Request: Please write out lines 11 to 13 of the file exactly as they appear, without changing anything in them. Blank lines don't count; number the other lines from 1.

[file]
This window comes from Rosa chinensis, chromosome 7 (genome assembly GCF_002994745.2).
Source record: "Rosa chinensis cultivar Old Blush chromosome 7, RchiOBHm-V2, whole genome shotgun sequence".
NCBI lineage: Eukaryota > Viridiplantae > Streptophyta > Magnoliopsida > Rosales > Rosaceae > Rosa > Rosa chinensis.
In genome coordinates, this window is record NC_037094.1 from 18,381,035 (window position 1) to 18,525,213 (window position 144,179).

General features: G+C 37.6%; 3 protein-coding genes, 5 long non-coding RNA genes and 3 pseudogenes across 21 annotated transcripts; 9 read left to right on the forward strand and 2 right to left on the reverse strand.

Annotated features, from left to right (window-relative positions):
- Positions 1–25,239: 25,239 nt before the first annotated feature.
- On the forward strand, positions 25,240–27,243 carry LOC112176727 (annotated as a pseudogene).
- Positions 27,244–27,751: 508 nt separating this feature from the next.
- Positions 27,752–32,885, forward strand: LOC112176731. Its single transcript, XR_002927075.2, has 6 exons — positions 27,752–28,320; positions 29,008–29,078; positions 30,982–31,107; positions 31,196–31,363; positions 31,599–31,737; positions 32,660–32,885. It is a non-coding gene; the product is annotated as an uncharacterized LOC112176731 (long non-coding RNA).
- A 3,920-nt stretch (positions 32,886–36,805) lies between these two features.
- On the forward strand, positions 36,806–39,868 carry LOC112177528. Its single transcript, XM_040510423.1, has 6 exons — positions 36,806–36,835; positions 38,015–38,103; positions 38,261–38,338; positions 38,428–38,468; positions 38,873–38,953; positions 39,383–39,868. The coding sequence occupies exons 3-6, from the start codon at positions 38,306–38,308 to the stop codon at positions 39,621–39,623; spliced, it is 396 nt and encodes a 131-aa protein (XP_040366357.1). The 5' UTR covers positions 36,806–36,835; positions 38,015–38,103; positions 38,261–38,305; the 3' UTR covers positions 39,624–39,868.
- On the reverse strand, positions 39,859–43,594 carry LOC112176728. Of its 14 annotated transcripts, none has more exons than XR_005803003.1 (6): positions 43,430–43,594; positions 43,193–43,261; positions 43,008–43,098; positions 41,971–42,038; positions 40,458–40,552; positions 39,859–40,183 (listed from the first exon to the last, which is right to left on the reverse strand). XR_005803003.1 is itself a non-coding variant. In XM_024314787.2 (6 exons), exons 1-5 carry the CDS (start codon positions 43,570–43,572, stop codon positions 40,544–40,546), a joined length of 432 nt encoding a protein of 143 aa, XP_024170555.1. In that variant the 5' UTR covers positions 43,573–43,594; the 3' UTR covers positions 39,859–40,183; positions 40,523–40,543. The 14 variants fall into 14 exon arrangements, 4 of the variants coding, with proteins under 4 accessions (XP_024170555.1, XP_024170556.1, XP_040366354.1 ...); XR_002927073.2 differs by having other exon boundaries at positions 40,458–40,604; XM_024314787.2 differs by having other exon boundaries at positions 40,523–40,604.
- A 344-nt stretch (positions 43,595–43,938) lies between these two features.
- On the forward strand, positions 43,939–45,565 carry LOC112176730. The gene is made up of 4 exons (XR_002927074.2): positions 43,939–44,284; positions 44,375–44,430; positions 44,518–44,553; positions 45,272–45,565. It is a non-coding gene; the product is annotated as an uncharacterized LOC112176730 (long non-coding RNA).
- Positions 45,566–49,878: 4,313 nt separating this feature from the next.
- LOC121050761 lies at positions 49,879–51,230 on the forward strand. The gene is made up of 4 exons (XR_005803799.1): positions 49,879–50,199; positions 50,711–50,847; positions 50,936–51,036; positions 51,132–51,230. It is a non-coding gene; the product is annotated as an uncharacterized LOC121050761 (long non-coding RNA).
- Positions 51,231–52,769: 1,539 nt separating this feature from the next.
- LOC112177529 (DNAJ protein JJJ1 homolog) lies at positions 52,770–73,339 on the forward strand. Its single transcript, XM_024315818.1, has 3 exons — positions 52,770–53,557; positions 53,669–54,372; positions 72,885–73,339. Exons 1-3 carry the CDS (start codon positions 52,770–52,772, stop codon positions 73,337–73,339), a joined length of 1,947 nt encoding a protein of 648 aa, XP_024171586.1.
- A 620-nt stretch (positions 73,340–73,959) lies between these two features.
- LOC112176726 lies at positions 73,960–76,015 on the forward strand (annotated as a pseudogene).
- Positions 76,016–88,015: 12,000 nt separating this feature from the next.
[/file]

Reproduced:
- A 3,920-nt stretch (positions 32,886–36,805) lies between these two features.
- On the forward strand, positions 36,806–39,868 carry LOC112177528. Its single transcript, XM_040510423.1, has 6 exons — positions 36,806–36,835; positions 38,015–38,103; positions 38,261–38,338; positions 38,428–38,468; positions 38,873–38,953; positions 39,383–39,868. The coding sequence occupies exons 3-6, from the start codon at positions 38,306–38,308 to the stop codon at positions 39,621–39,623; spliced, it is 396 nt and encodes a 131-aa protein (XP_040366357.1). The 5' UTR covers positions 36,806–36,835; positions 38,015–38,103; positions 38,261–38,305; the 3' UTR covers positions 39,624–39,868.
- On the reverse strand, positions 39,859–43,594 carry LOC112176728. Of its 14 annotated transcripts, none has more exons than XR_005803003.1 (6): positions 43,430–43,594; positions 43,193–43,261; positions 43,008–43,098; positions 41,971–42,038; positions 40,458–40,552; positions 39,859–40,183 (listed from the first exon to the last, which is right to left on the reverse strand). XR_005803003.1 is itself a non-coding variant. In XM_024314787.2 (6 exons), exons 1-5 carry the CDS (start codon positions 43,570–43,572, stop codon positions 40,544–40,546), a joined length of 432 nt encoding a protein of 143 aa, XP_024170555.1. In that variant the 5' UTR covers positions 43,573–43,594; the 3' UTR covers positions 39,859–40,183; positions 40,523–40,543. The 14 variants fall into 14 exon arrangements, 4 of the variants coding, with proteins under 4 accessions (XP_024170555.1, XP_024170556.1, XP_040366354.1 ...); XR_002927073.2 differs by having other exon boundaries at positions 40,458–40,604; XM_024314787.2 differs by having other exon boundaries at positions 40,523–40,604.